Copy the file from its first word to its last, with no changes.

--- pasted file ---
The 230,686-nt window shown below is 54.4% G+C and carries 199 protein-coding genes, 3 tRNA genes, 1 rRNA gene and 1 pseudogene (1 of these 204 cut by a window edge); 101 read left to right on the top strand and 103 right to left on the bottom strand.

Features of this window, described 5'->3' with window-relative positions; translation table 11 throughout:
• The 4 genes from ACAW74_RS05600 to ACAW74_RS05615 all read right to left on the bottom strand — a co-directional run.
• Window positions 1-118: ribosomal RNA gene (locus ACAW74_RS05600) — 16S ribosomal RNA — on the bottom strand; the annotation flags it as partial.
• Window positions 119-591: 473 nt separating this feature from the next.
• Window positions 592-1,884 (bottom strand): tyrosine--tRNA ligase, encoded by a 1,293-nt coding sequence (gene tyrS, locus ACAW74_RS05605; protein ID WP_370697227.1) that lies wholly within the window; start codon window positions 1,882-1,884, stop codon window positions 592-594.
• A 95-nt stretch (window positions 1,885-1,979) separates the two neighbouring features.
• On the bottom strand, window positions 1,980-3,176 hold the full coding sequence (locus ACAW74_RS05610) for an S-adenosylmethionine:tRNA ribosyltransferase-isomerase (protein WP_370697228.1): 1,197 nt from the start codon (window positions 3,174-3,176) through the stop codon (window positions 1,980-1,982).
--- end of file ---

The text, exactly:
The 230,686-nt window shown below is 54.4% G+C and carries 199 protein-coding genes, 3 tRNA genes, 1 rRNA gene and 1 pseudogene (1 of these 204 cut by a window edge); 101 read left to right on the top strand and 103 right to left on the bottom strand.

Features of this window, described 5'->3' with window-relative positions; translation table 11 throughout:
• The 4 genes from ACAW74_RS05600 to ACAW74_RS05615 all read right to left on the bottom strand — a co-directional run.
• Window positions 1-118: ribosomal RNA gene (locus ACAW74_RS05600) — 16S ribosomal RNA — on the bottom strand; the annotation flags it as partial.
• Window positions 119-591: 473 nt separating this feature from the next.
• Window positions 592-1,884 (bottom strand): tyrosine--tRNA ligase, encoded by a 1,293-nt coding sequence (gene tyrS, locus ACAW74_RS05605; protein ID WP_370697227.1) that lies wholly within the window; start codon window positions 1,882-1,884, stop codon window positions 592-594.
• A 95-nt stretch (window positions 1,885-1,979) separates the two neighbouring features.
• On the bottom strand, window positions 1,980-3,176 hold the full coding sequence (locus ACAW74_RS05610) for an S-adenosylmethionine:tRNA ribosyltransferase-isomerase (protein WP_370697228.1): 1,197 nt from the start codon (window positions 3,174-3,176) through the stop codon (window positions 1,980-1,982).